Coronavirus: Aylesbury girl sings to help vulnerable children 

One Buckinghamshire girl has turned disappointment into opportunity – and is bringing hope to other children around the world.

Eleven-year-old Lydia is a member of Aylesbury’s British Theatre Academy group and had been rehearsing hard for a local performance of West End hit Oliver!, when the coronavirus lockdown started and the performance was cancelled. 

“I was quite upset,” Lydia explains. “I love going on stage with my friends and dancing. When I was little, I used to do all the school plays. I used to go to ballet, contemporary, jazz and tap. Ballet was my favourite… the tutus! And now I have my theatre group.”

Autism & lockdown

For someone who loves to perform and to be around others, lockdown is proving difficult at times. Children all across the UK say they’re feeling worried, sad and lonely during this period. But, Lydia lives with High-Functioning Autism, which means she craves structure, and can find it more difficult to cope with change and with her own emotions.

Lydia really loves her normal daily structure and spending time with friends: “I love school! I like going to school and I miss my friends. I miss my dance friends and dancing too.” Her mum, Lisa explains that Lydia’s had a few meltdowns during the lockdown period. Something many parents can relate to – but with autism, it's so much harder.

“For the little children”

So, when a friend from their church, Berrysfield Church, suggested an opportunity to perform the songs she’d been practising, for members of the congregation via Zoom, Lydia jumped at the chance. And remarkably she chose to use it to help other children, by raising money for World Vision’s Global coronavirus appeal.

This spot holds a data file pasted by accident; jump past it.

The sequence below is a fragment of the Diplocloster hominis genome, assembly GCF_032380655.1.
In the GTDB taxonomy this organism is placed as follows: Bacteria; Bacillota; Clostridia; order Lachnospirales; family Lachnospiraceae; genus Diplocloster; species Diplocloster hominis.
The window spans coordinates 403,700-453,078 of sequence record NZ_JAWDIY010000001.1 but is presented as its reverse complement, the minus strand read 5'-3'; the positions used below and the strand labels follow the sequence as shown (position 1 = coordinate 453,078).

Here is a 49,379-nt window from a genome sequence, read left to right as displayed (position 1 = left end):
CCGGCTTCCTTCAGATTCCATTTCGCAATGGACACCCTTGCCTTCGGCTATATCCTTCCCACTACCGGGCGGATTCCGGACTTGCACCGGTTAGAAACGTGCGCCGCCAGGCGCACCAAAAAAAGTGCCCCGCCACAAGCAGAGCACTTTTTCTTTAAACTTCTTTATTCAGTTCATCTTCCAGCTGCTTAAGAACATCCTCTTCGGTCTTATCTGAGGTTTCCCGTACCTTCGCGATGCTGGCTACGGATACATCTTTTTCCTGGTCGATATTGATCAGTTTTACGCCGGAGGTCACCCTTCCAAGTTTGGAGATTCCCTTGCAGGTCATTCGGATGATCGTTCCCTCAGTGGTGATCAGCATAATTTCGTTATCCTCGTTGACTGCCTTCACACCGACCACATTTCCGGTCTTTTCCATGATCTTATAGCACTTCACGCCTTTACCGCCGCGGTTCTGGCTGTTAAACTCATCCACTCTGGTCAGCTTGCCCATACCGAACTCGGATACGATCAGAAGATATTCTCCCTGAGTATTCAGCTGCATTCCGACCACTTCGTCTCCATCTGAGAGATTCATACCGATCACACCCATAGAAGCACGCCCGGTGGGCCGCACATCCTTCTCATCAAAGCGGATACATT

But why World Vision? Lydia’s grateful for all that the NHS and other key workers are doing in the UK, but she’s also aware of the struggles that people in more fragile places overseas are facing due to the pandemic.

“People in other countries are losing people who they love. We have the NHS here which has been amazing, but they [children living in poverty] don’t have the medicine they need. I feel bad for the little children who could lose everything from it. It’s upsetting. So I picked something that would make me happy and other people.”

“I was overwhelmed”

And the performance itself? Lydia treated her church family to songs from Oliver! plus a special bonus tune from The Lion King. “My knees were shaking but I just thought ‘I know all these people, so there’s no point being scared’.”

Her mum, Lisa, sums up the emotion of the moment: “I’m very, very proud of her. I was overwhelmed.”

Lydia hoped her audience would donate £75 for World Vision’s work against COVID-19, but smashed that, raising £275 so far.

She’s very thankful to everyone who has donated and she also has a message for key workers around the world: “Keep on working. You’re doing a good job.

You can support Lydia and donate to her fund on her JustGiving page.

Keep up-to-date with World Vision’s global coronavirus response here.

Being together, apart

World Vision UK's Nina Castree explores ways to keep connected with those outside our "bubbles".

How to keep going in a crisis within a crisis

Joy’s worked through four emergencies in seven months. How does she keep going as a frontliner and help the most vulnerable children in the Philippines?

No ordinary hero: Grandmother Ahlam protects Syrian refugee children 

Grandmother Ahlam fled her home in Syria. Now she protects Syrian refugee children

Healthcare workers on the COVID-19 front line

Communities across the world are celebrating healthcare workers during the coronavirus pandemic. Meet Ailbhe in the UK and her colleagues abroad.